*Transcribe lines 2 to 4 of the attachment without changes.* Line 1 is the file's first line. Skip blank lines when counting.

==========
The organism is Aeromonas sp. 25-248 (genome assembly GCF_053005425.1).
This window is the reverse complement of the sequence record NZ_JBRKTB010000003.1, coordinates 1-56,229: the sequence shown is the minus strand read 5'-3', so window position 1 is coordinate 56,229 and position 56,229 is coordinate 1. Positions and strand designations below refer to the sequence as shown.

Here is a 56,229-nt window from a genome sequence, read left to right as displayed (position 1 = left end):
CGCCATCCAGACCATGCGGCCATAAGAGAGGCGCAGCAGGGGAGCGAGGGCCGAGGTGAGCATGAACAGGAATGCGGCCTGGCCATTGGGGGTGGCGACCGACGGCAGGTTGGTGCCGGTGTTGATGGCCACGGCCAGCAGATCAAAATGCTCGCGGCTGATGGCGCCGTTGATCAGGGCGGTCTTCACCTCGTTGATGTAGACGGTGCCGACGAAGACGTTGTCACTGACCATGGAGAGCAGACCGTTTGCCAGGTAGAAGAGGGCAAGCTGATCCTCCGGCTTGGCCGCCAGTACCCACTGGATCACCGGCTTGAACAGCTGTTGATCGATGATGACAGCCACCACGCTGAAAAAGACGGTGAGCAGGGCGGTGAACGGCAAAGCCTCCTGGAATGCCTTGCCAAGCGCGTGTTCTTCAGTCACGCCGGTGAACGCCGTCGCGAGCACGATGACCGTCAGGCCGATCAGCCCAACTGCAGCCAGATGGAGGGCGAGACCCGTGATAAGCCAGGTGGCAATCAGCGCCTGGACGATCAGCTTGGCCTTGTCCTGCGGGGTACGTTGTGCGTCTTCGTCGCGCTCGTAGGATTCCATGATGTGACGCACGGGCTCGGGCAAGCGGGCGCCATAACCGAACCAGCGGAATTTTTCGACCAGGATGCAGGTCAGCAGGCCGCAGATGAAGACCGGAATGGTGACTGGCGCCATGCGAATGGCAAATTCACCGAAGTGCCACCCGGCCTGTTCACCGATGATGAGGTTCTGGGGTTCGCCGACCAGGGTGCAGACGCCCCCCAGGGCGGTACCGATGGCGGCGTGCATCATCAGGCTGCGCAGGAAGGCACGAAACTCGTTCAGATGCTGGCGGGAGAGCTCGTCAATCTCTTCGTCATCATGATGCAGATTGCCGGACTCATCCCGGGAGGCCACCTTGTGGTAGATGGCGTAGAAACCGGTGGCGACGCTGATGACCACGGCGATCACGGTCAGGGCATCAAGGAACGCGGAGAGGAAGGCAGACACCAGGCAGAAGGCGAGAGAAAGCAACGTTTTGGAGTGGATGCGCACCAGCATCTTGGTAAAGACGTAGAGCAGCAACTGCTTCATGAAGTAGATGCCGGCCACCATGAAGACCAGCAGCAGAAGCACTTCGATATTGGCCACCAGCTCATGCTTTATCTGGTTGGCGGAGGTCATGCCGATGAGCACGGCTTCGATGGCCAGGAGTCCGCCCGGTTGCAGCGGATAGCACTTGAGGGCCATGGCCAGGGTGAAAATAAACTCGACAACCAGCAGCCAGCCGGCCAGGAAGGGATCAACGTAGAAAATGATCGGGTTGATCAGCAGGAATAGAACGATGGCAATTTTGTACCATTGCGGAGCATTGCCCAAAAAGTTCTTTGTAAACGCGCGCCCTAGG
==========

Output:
This window is the reverse complement of the sequence record NZ_JBRKTB010000003.1, coordinates 1-56,229: the sequence shown is the minus strand read 5'-3', so window position 1 is coordinate 56,229 and position 56,229 is coordinate 1. Positions and strand designations below refer to the sequence as shown.

Here is a 56,229-nt window from a genome sequence, read left to right as displayed (position 1 = left end):
CGCCATCCAGACCATGCGGCCATAAGAGAGGCGCAGCAGGGGAGCGAGGGCCGAGGTGAGCATGAACAGGAATGCGGCCTGGCCATTGGGGGTGGCGACCGACGGCAGGTTGGTGCCGGTGTTGATGGCCACGGCCAGCAGATCAAAATGCTCGCGGCTGATGGCGCCGTTGATCAGGGCGGTCTTCACCTCGTTGATGTAGACGGTGCCGACGAAGACGTTGTCACTGACCATGGAGAGCAGACCGTTTGCCAGGTAGAAGAGGGCAAGCTGATCCTCCGGCTTGGCCGCCAGTACCCACTGGATCACCGGCTTGAACAGCTGTTGATCGATGATGACAGCCACCACGCTGAAAAAGACGGTGAGCAGGGCGGTGAACGGCAAAGCCTCCTGGAATGCCTTGCCAAGCGCGTGTTCTTCAGTCACGCCGGTGAACGCCGTCGCGAGCACGATGACCGTCAGGCCGATCAGCCCAACTGCAGCCAGATGGAGGGCGAGACCCGTGATAAGCCAGGTGGCAATCAGCGCCTGGACGATCAGCTTGGCCTTGTCCTGCGGGGTACGTTGTGCGTCTTCGTCGCGCTCGTAGGATTCCATGATGTGACGCACGGGCTCGGGCAAGCGGGCGCCATAACCGAACCAGCGGAATTTTTCGACCAGGATGCAGGTCAGCAGGCCGCAGATGAAGACCGGAATGGTGACTGGCGCCATGCGAATGGCAAATTCACCGAAGTGCCACCCGGCCTGTTCACCGATGATGAGGTTCTGGGGTTCGCCGACCAGGGTGCAGACGCCCCCCAGGGCGGTACCGATGGCGGCGTGCATCATCAGGCTGCGCAGGAAGGCACGAAACTCGTTCAGATGCTGGCGGGAGAGCTCGTCAATCTCTTCGTCATCATGATGCAGATTGCCGGACTCATCCCGGGAGGCCACCTTGTGGTAGATGGCGTAGAAACCGGTGGCGACGCTGATGACCACGGCGATCACGGTCAGGGCATCAAGGAACGCGGAGAGGAAGGCAGACACCAGGCAGAAGGCGAGAGAAAGCAACGTTTTGGAGTGGATGCGCACCAGCATCTTGGTAAAGACGTAGAGCAGCAACTGCTTCATGAAGTAGATGCCGGCCACCATGAAGACCAGCAGCAGAAGCACTTCGATATTGGCCACCAGCTCATGCTTTATCTGGTTGGCGGAGGTCATGCCGATGAGCACGGCTTCGATGGCCAGGAGTCCGCCCGGTTGCAGCGGATAGCACTTGAGGGCCATGGCCAGGGTGAAAATAAACTCGACAACCAGCAGCCAGCCGGCCAGGAAGGGATCAACGTAGAAAATGATCGGGTTGATCAGCAGGAATAGAACGATGGCAATTTTGTACCATTGCGGAGCATTGCCCAAAAAGTTCTTTGTAAACGCGCGCCCTAGG